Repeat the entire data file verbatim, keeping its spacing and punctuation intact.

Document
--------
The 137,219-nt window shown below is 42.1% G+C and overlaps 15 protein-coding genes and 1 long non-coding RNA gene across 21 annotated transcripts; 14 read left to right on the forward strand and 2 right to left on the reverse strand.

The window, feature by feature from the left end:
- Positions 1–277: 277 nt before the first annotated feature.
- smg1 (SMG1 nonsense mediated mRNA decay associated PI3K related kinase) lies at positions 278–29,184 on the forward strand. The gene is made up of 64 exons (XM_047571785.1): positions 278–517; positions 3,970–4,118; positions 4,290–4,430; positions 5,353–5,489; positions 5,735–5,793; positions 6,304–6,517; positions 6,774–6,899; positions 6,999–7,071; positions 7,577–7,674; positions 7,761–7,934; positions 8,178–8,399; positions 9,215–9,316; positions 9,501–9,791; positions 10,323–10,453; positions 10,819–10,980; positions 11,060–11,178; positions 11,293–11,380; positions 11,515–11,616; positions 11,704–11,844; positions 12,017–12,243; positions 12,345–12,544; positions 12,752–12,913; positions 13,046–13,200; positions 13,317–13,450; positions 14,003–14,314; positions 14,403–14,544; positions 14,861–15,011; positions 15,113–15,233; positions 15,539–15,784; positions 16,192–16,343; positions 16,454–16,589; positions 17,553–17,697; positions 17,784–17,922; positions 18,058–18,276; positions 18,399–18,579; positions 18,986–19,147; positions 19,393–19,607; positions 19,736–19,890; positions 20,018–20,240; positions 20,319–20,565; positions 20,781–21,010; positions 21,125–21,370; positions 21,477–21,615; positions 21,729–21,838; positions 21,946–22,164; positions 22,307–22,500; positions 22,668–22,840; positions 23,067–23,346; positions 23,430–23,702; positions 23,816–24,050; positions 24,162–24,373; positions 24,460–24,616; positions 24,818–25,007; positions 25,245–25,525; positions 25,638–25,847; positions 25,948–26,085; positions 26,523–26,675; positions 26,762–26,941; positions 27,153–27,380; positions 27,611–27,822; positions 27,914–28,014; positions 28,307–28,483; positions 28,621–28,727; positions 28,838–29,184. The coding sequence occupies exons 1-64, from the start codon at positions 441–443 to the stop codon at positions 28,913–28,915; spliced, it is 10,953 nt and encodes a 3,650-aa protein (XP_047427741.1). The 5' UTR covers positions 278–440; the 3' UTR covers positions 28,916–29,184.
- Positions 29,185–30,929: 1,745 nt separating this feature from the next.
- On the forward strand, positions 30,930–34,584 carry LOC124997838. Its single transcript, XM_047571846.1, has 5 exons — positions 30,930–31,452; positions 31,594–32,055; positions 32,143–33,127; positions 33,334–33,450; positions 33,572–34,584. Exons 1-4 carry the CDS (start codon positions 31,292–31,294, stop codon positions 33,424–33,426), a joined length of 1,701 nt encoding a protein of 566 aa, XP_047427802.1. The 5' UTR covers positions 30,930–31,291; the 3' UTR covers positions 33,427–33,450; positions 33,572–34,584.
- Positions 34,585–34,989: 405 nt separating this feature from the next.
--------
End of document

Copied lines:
The 137,219-nt window shown below is 42.1% G+C and overlaps 15 protein-coding genes and 1 long non-coding RNA gene across 21 annotated transcripts; 14 read left to right on the forward strand and 2 right to left on the reverse strand.

The window, feature by feature from the left end:
- Positions 1–277: 277 nt before the first annotated feature.
- smg1 (SMG1 nonsense mediated mRNA decay associated PI3K related kinase) lies at positions 278–29,184 on the forward strand. The gene is made up of 64 exons (XM_047571785.1): positions 278–517; positions 3,970–4,118; positions 4,290–4,430; positions 5,353–5,489; positions 5,735–5,793; positions 6,304–6,517; positions 6,774–6,899; positions 6,999–7,071; positions 7,577–7,674; positions 7,761–7,934; positions 8,178–8,399; positions 9,215–9,316; positions 9,501–9,791; positions 10,323–10,453; positions 10,819–10,980; positions 11,060–11,178; positions 11,293–11,380; positions 11,515–11,616; positions 11,704–11,844; positions 12,017–12,243; positions 12,345–12,544; positions 12,752–12,913; positions 13,046–13,200; positions 13,317–13,450; positions 14,003–14,314; positions 14,403–14,544; positions 14,861–15,011; positions 15,113–15,233; positions 15,539–15,784; positions 16,192–16,343; positions 16,454–16,589; positions 17,553–17,697; positions 17,784–17,922; positions 18,058–18,276; positions 18,399–18,579; positions 18,986–19,147; positions 19,393–19,607; positions 19,736–19,890; positions 20,018–20,240; positions 20,319–20,565; positions 20,781–21,010; positions 21,125–21,370; positions 21,477–21,615; positions 21,729–21,838; positions 21,946–22,164; positions 22,307–22,500; positions 22,668–22,840; positions 23,067–23,346; positions 23,430–23,702; positions 23,816–24,050; positions 24,162–24,373; positions 24,460–24,616; positions 24,818–25,007; positions 25,245–25,525; positions 25,638–25,847; positions 25,948–26,085; positions 26,523–26,675; positions 26,762–26,941; positions 27,153–27,380; positions 27,611–27,822; positions 27,914–28,014; positions 28,307–28,483; positions 28,621–28,727; positions 28,838–29,184. The coding sequence occupies exons 1-64, from the start codon at positions 441–443 to the stop codon at positions 28,913–28,915; spliced, it is 10,953 nt and encodes a 3,650-aa protein (XP_047427741.1). The 5' UTR covers positions 278–440; the 3' UTR covers positions 28,916–29,184.
- Positions 29,185–30,929: 1,745 nt separating this feature from the next.
- On the forward strand, positions 30,930–34,584 carry LOC124997838. Its single transcript, XM_047571846.1, has 5 exons — positions 30,930–31,452; positions 31,594–32,055; positions 32,143–33,127; positions 33,334–33,450; positions 33,572–34,584. Exons 1-4 carry the CDS (start codon positions 31,292–31,294, stop codon positions 33,424–33,426), a joined length of 1,701 nt encoding a protein of 566 aa, XP_047427802.1. The 5' UTR covers positions 30,930–31,291; the 3' UTR covers positions 33,427–33,450; positions 33,572–34,584.
- Positions 34,585–34,989: 405 nt separating this feature from the next.